Meissen Ceramics Storm in a Teacup

Meissen, the venerated German porcelain maker, has expanded into everything from fashion to furniture to compensate for falling sales but its new boss tells Handelsblatt how he is focusing on profits.
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Tillmann Blaschke, the new Meissen boss, has launched a revamp of the traditional porcelain manufacturer. His goal, he told Handelsblatt, is to return the ailing firm to the black.

The man at the top of Germany's Meissen porcelain maker says he will leave no stone unturned in his bid to boost profitability of the company. Speaking to Handelsblatt in an interview, Tillmann Blaschke said he will probe to see “which products suit Meissen, which are more and less popular, and which are profitable.”

His plans raise a big question mark over Meissen's current range and strategy. Mr. Blaschke's predecessor Christian Kurtzke had sought to reposition the historic porcelain brand as an international luxury and lifestyle firm, creating a new fashion and furnishings line and opening boutiques in Italy and China.

The porcelain manufacturers' venture into the fashion business remains controversial in the industry

Over the next few weeks the shape of the new company will start to emerge, including what will happen to its fledgling luxury strategy and its management board.

But Mr. Blaschke, who took the helm of the company last year, outlined clear goals. “We have the task to reach a clear improvement in earnings,” he said, adding that he aimed to steer the company “close to operational profit.”

And he has his work cut out to reform the 300-year-old porcelain house, which belongs to the German state of Saxony. In 2014 the business slid deep into the red. Following on the heels of a 2013 loss of more than €2 million ($2.17 million), the manufacturer posted a minus of €19 million on sales which only slipped slightly to €38 million.

And the firm's future hardly looks radiant for 2015. Adjusted for special effects, Mr. Blaschke is expecting “a slightly improved operating result.” But it remains to be seen how the company will be hit by its difficult business in Russia and lackluster Chinese operations.


229 Meissen-WTB 2014


The company's Italian subsidiary, which develops and delivers new product lines, such as furnishings, accessories and couture, was largely to blame for its dire 2014 performance. Mr. Blaschke has already ushered the Italian chief towards the exit door.

“What happened in Italy required these drastic steps to avoid damaging the company as a whole,” he said, adding that he had to depreciate claims, write off inventories and find a new head for that business.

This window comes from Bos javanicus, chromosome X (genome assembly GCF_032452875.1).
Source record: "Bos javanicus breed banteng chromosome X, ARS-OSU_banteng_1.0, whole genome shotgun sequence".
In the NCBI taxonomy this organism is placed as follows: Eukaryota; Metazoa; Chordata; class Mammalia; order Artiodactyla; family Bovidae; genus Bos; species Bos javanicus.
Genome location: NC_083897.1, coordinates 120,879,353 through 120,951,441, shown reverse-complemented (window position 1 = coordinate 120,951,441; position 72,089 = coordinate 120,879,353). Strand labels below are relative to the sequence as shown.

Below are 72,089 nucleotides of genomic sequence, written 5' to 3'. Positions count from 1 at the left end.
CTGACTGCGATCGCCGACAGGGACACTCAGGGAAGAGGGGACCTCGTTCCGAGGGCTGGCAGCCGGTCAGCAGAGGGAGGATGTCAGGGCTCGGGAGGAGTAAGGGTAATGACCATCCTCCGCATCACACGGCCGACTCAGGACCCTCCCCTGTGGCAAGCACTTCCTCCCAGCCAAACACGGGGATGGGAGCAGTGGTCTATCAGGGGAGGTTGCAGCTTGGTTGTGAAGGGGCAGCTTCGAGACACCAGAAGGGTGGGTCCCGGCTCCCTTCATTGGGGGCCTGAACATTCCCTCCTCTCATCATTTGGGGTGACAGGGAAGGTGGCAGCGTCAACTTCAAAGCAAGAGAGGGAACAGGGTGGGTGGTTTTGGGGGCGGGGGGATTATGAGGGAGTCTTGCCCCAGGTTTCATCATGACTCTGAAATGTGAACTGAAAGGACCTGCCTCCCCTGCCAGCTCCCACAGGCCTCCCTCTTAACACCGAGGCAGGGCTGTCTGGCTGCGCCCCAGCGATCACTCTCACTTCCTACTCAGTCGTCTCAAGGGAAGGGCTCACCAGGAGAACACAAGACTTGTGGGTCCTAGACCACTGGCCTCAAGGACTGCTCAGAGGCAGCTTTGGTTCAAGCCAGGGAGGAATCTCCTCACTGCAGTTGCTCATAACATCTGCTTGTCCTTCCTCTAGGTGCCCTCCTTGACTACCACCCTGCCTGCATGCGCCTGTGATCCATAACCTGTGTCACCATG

Mr. Blaschke said he has started to make the company “sustainable in the long-run,” a process which requires new organizational structures and processes.

The porcelain manufacturers' venture into the fashion business remains controversial in the industry. “It is hard to establish yourself as a newcomer against the bigger firms in the luxury fashion market,” said Franz-Maximilian Schmid-Preissler from the strategy consultancy firm of the same name.

Critics of its new luxury business are particularly vocal in political circles. Around two years ago Georg Unland, Saxony's finance minister, commissioned a study from the accountancy firm KPMG to “illuminate and explore the plausibility of the manufacturers' growth strategy.”


Tillmann Blaschke. Souce: Getty Images


That report was never made public. The state government however, did give an indirect thumbs up to Kurtzke's strategy by releasing extra funds for him to invest. It founded the Meissen Porcelain Foundation, which bought the manufacturers' forms and museums exhibits. Profits of some six million euros were then passed on to Mr. Kurtzke to fuel his new strategy.

But Mr. Kurtzke no longer steers the company. Last year he shocked market players by switching to the helm of Porsche Design. And those who supported his vision, such as the former prime minister of Saxony, Kurt Biedenkopf, exited the board.

But the Saxony government continues to back the traditional porcelain company. The Free State of Saxony will continue to stand by the firm and its staff of around 600 people. “We will continue to support it,” said a Finance Minister spokesman.

But he added that he is awaiting a more in-depth analysis of “the company's 2009 business strategy of sustainability”.


 Georg Weishaupt covers the luxury and fashion industry for Handelsblatt. To contact the author: [email protected]